Andrew Wilson: Take risk with local government

REMEMBER the 1992 general election? I do. I was 21 and the election agent for the Motherwell South constituency. The remarkable and lovable Kay Ullrich was the candidate and we put our heart and soul into the campaign.

'The current structure of local government was created by a government we didnt elect to fit a situation that, now we have a parliament and government of our own, no longer exists.' Picture: Andrew O'Brien

She is the lady who a few years before had signed up someone called Nicola Sturgeon to the SNP one day at her home in Ayrshire. Whatever happened to that youngster? But to our tale. Ravenscraig was teetering as British Steel pledged to close it in favour of its plant in Wales. It needn’t have shut if we were taking the decision from a Scottish economic interest perspective. But so goes life in this small corner of the world.

Labour campaigned on a “Vote Labour to beat the Tories” ticket and said they would secure US buyers to save the plant. Motherwell and Wishaw voted Labour, the plant closed for good 11 weeks after election day. Scotland supported Labour, got the Tories and the once beating heart of my hometown is now green grass and development potential. But I digress once more.

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The Tories governed with absolute control over Scotland despite having only 15 per cent of Scottish MPs. Amazing looking back it’s hard to think that such things were possible. But they were. And it was this affront to democracy that led to the creation of the Scottish Parliament in 1999, albeit with pretty much the same powers as Ian Lang enjoyed as Secretary of State for Scotland.

The reason I mention all of this is that in 1994 Lang piloted legislation that created the current system of local government in Scotland, the 32 unitary authorities replacing the old system of 49 districts, 9 regions and 3 islands councils.

This system was created in large part to axe the Labour powerbase of Strathclyde region. The Tories weren’t keen on local government as a rule as it presented a democratic challenge to their reforming zeal. The British centre has long hungered to control and struggled to let go.

I rehearse all of this to make what should be a glaringly obvious point, which is that the current structure of local government was created by a government we didn’t elect to fit a situation that, now we have a parliament and government of our own, no longer exists.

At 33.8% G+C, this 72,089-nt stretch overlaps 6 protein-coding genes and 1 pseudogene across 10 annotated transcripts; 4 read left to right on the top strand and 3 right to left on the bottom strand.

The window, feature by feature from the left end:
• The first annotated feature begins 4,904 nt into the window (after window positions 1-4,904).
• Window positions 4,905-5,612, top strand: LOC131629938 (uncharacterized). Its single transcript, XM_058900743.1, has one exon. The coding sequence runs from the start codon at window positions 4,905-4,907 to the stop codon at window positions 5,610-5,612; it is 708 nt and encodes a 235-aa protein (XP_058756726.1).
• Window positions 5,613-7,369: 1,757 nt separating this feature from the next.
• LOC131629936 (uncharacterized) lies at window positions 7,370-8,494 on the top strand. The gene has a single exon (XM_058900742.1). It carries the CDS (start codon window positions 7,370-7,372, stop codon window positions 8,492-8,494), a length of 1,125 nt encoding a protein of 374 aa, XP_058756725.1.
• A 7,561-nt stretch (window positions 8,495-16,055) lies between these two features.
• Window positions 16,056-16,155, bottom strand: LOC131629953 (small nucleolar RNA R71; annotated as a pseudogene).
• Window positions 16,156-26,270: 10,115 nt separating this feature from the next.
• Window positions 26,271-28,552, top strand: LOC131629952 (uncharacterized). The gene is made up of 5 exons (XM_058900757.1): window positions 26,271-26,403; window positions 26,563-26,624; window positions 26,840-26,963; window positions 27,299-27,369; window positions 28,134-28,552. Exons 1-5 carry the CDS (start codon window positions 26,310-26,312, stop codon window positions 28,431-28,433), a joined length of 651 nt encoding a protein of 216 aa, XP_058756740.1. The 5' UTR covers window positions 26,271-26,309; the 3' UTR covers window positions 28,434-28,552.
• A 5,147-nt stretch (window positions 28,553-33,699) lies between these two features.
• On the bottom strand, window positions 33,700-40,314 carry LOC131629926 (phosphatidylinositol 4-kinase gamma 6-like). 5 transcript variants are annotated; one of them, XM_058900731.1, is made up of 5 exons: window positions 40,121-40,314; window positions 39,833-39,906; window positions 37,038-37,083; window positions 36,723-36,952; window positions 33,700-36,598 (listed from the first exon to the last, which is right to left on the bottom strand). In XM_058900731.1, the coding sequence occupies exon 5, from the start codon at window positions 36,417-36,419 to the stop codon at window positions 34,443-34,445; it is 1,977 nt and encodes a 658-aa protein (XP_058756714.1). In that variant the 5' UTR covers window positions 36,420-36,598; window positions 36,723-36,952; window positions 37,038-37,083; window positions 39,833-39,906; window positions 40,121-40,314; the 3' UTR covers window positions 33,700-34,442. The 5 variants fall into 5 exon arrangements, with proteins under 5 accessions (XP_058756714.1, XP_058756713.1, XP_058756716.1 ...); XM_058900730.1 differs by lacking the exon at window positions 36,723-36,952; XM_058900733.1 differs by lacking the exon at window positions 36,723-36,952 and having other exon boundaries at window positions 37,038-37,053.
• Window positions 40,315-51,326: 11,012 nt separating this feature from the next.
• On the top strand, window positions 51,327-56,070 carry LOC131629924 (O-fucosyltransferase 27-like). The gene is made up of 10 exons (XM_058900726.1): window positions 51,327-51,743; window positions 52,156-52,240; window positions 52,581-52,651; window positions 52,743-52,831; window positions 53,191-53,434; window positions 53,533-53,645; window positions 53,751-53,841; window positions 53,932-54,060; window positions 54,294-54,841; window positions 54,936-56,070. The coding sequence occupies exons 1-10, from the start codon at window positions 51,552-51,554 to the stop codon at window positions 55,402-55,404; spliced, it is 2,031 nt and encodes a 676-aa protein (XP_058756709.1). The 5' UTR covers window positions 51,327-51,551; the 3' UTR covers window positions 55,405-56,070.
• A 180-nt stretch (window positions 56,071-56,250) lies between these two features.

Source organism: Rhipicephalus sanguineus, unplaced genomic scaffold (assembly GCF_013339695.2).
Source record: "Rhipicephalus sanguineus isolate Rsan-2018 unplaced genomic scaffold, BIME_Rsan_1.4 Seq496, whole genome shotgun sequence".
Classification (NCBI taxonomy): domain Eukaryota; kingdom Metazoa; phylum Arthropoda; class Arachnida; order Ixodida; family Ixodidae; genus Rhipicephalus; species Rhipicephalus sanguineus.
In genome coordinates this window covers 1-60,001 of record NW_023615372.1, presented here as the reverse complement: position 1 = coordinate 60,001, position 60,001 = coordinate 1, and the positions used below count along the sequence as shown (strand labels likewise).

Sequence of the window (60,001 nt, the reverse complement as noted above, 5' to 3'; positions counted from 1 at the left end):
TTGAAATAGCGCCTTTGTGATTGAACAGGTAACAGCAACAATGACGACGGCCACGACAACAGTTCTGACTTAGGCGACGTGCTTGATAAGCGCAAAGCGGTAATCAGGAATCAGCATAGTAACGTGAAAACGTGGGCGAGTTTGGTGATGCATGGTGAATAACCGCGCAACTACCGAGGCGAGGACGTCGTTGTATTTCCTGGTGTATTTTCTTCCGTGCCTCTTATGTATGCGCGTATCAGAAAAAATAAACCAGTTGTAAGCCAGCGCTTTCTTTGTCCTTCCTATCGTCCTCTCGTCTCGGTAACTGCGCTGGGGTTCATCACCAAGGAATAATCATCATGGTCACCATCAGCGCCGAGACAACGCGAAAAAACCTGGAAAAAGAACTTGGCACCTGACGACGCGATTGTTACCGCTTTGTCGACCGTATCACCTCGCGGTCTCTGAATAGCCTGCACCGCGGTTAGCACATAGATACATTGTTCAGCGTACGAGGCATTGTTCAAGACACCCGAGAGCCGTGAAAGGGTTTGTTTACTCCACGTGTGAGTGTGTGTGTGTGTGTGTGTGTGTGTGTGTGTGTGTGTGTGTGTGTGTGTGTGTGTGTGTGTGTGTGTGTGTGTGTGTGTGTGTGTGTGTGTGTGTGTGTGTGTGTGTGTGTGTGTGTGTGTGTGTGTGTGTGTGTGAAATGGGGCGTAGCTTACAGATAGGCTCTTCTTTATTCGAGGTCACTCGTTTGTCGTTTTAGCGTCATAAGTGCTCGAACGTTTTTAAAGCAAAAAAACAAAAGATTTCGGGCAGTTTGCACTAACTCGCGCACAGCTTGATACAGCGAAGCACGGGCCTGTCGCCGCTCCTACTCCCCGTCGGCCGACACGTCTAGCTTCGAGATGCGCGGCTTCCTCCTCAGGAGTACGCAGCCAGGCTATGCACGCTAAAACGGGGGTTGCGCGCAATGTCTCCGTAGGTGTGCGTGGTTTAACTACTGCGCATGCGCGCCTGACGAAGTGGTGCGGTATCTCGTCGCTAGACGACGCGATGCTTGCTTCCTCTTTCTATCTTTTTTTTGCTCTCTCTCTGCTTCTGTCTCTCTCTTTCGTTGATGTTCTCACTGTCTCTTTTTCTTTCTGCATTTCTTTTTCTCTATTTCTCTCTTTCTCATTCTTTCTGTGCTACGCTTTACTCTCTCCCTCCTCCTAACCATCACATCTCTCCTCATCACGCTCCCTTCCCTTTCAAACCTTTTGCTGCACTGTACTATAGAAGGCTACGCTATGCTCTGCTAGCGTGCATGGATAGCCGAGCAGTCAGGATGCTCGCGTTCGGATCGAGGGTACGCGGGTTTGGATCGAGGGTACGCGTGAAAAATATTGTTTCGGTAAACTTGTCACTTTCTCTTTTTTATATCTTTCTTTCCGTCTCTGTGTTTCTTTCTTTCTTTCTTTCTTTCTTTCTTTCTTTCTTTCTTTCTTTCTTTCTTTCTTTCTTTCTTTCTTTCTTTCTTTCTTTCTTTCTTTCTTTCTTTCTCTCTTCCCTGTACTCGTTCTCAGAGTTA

That in and of itself doesn’t make it wrong, of course. But it does increase the chances of it being sub-optimal. Very substantially.

One of the major themes in our public life just now is the thirst for proper empowerment of local communities, for the devolution of autonomy and control to flow beyond Holyrood. So easy to say, so hard to practically do. But do we must.

The role of our collective endeavours, whether defending our security or mending our potholes, needs to keep pace with modern realities. Despite having control over local democratic structures since 1999 nothing has changed. I understand why. With an election pretty much every other year it is very difficult to deliver fundamental reform.

It is also a beehive of an issue given the complexities of vested interest, economic reality and life critical services that are impacted. Better to leave be than risk downing the tree.

But for my money, it is now time for Scotland to take this challenge on.

This means taking risks, living with the reality that delivery of services will be different in different places and making the hard calls of what is best delivered centrally in a nation of just over 5 million souls, and what should be truly let go of to allow communities genuine control.

That control will always mean the ability to make a hash of it. But leaders will be accountable transparently for that, which longer term has to make the muscles stronger. It is remoteness from accountability that breeds complacency at whatever level we find it.

Because whatever else councils are they are often not local, government or democracy. Most of us live in communities where the council is not very local. It hardly governs because its financial hands are tied. And it’s not really that democratic because it apes a parliamentary system when we’d all rather have locally accountable people doing the job.

Who in our number can name their council leaders and committee chairs? I don’t say that to denigrate the individuals; some of the councillors I know are amongst the finest public servants we have. They need better roles and greater power over clearer responsibilities.

I know how hard the conundrum is. But the difficulty should entice us rather than dissuade. And getting 
anything done requires what the Tories never understood, which is the support of the broad spectrum of opinion which will make any reform sustainable and enduring rather than a short-term political football.

This will take a genuine gesture of engagement from the government to its opponents. “Bring it on,” as someone once said. «